Current Diagnosis & Treatment in Infectious Diseases

Section I - Basic Principles

3. Basic Principles of Microbial Virulence

David A. Relman MD

Among the vast diversity of microscopic life on this planet, only a small subset is believed to be capable of infecting the human body and causing disease. For example, only 7 of the 38–40 extant bacterial divisions on the earth contain members that are recognized pathogens in humans. The features that distinguish this subset of microbes (bacteria, fungi, parasites, and viruses) from all others have been revealed in increasing detail over the past few decades through the development of methods in microbial genetic manipulation, host cell imaging, structural biology, and, more recently, genomics. The findings indicate adaptation and coevolution of host and pathogen. Common themes are apparent among the strategies and mechanisms used by some microbes in their behavior as pathogens; these themes are the focus of this chapter. From an evolutionary perspective, pathogenicity appears to have “arisen” on multiple occasions, among diverse putative microbial ancestors. The commonality of themes and strategies that we witness today in extant pathogens probably reflects convergent evolutionary processes, operating in part over long periods of time, as host and pathogen adapt and counteradapt. Pathogenic capabilities are also acquired over much shorter time periods through mechanisms of horizontal genetic exchange. A comparison of a pathogen and closely related nonpathogen often identifies only small discrete differences between the two, sometimes in the form of a single contiguous chromosomal segment, a plasmid, or a gene.

The intimate dynamic between human host and microbe is easily disrupted by changes in either participant, especially when strong selective pressures are brought to bear on the microbe, whose capabilities for adaptation are enormous. This is the concept behind the “emergence” of newly recognized infectious diseases, an issue that has received a great deal of attention over the past decade. Emergence occurs either when a microbe gains new relevant genetic traits (discussed in the next section) or when the host or environment provides new opportunities and niches that enhance microbial access to or survival within a host. Some of these opportunities can be appreciated from an understanding of normal host defenses to infection (see Chapter 2), as in the loss of humoral or cellular immunity (eg, from cytotoxic chemotherapy or malnutrition), or normal anatomic barriers (eg, from trauma). Others arise from human behavior at the individual (eg, sexual) or societal (eg, from war or migration) level. A better understanding of this dynamic might lead to more enlightened therapeutic and preventive strategies against infectious disease.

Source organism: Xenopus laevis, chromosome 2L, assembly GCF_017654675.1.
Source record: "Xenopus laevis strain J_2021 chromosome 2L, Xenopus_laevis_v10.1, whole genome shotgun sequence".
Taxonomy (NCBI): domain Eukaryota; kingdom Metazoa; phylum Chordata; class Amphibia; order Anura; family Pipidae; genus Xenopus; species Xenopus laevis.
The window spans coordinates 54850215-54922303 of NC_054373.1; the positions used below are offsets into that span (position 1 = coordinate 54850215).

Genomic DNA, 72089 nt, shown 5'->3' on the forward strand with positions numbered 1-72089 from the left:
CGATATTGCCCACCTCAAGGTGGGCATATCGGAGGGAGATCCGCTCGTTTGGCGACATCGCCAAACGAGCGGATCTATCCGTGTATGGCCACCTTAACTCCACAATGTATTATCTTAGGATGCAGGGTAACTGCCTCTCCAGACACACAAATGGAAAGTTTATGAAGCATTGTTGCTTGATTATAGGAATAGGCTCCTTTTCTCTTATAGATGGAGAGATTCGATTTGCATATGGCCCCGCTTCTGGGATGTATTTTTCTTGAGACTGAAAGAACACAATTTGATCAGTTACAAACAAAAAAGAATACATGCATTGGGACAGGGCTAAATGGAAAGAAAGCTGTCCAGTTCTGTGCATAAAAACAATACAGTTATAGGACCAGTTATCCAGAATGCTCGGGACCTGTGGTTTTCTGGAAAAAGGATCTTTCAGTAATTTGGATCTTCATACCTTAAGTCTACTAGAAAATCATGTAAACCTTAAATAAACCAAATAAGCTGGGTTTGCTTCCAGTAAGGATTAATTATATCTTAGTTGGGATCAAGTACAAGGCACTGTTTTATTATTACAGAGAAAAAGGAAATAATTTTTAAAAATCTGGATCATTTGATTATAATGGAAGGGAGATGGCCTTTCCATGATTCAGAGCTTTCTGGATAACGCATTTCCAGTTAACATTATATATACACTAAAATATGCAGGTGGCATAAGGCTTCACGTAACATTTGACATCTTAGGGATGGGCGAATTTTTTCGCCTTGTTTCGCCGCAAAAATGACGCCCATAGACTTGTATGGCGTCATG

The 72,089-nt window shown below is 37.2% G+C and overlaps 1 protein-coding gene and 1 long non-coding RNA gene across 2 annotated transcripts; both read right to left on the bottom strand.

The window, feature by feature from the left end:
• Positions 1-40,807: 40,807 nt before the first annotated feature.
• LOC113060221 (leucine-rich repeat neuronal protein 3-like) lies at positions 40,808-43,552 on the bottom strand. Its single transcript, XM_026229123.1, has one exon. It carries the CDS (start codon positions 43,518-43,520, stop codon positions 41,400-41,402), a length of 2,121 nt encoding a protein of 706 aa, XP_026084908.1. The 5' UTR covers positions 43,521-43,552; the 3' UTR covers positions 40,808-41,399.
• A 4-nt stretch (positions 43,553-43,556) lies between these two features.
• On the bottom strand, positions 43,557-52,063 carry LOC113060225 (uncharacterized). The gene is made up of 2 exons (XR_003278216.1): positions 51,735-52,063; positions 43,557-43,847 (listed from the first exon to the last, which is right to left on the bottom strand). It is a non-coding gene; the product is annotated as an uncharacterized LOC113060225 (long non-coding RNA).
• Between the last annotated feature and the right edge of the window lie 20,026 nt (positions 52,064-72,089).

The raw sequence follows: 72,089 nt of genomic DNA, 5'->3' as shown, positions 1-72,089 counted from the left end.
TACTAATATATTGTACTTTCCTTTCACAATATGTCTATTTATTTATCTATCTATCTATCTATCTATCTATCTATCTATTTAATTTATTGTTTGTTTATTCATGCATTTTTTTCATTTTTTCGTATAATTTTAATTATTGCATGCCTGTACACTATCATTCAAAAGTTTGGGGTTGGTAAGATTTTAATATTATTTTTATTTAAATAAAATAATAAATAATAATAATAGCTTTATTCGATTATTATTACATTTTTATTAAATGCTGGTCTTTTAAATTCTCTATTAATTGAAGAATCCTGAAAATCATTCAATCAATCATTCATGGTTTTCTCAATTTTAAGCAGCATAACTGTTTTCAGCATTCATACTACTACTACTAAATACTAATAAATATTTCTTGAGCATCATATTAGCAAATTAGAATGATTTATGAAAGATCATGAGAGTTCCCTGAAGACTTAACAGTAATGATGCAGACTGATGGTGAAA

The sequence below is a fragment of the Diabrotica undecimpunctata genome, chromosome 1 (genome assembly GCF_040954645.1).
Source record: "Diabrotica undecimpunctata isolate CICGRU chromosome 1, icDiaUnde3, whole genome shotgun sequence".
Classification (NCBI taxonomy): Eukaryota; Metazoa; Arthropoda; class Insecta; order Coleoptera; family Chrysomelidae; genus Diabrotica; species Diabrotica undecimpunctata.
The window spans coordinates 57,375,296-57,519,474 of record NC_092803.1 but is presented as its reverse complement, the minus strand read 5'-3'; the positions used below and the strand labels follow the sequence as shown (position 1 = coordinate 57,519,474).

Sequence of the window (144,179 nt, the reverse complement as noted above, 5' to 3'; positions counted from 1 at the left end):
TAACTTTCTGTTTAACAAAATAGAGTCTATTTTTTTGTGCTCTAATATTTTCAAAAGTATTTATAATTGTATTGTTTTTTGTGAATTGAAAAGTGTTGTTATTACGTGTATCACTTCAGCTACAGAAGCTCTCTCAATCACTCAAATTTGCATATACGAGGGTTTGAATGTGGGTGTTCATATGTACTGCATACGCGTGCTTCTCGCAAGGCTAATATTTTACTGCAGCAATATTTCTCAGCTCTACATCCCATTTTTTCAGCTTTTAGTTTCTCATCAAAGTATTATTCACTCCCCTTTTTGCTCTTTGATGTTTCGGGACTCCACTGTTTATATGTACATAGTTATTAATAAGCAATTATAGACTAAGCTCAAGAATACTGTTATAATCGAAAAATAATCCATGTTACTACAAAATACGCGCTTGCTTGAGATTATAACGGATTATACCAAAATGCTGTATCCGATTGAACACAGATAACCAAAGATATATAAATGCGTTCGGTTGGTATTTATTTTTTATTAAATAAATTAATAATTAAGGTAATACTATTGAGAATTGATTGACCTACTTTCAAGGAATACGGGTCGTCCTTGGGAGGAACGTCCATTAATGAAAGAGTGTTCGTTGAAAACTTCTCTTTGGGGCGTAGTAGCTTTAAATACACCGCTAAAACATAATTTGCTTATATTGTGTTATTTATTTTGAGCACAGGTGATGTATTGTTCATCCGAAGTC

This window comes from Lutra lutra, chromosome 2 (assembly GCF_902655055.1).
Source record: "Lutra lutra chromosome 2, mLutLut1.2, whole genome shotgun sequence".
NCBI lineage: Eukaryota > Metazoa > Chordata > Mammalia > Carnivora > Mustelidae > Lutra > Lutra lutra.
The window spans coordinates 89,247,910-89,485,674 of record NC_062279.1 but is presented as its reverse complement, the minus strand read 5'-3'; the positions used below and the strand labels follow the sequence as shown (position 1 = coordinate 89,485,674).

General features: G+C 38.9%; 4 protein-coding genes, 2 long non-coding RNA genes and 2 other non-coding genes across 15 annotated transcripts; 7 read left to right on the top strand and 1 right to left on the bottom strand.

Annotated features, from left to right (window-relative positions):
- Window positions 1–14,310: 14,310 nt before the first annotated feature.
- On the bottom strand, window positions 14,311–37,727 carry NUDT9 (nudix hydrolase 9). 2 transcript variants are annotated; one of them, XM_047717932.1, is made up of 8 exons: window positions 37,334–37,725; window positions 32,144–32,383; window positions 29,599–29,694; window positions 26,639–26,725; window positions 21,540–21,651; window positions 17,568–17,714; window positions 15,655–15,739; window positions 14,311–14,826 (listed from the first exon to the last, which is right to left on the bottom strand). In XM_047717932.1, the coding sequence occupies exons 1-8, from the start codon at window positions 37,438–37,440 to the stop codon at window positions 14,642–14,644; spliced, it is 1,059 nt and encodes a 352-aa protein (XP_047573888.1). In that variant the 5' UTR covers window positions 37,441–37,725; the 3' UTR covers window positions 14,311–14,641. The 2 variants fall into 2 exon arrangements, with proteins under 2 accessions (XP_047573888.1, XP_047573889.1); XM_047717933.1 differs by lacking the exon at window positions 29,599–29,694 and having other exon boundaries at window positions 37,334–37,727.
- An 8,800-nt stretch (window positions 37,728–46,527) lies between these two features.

The last few decades of experimental investigation in microbial pathogenesis have taught us that virulence is a polygenic attribute of certain microorganisms that chose to persist or multiply within privileged anatomic niches of a host. A pathogen is a microbe that causes damage to a host as part of its (the pathogen's) strategy for multiplication within the host or for transmission to or from a host. Some microbes routinely cause disease (damage) within a given host and are called primary pathogens; other microbes cause disease only when normal host defenses are impaired, and these are called opportunistic pathogens. The difference between these two types of pathogens is related to the particular skills of the first group in either finding a privileged anatomic niche within the host as a site for multiplication or competing with the normal endogenous microflora for a crowded niche (eg, mucosal surface or skin). Virulence is a measure of the frequency with which a microbe causes disease in a specific host, the severity of the resulting disease, the efficiency with which the organism is transmitted to or from a host, or a combination of these factors.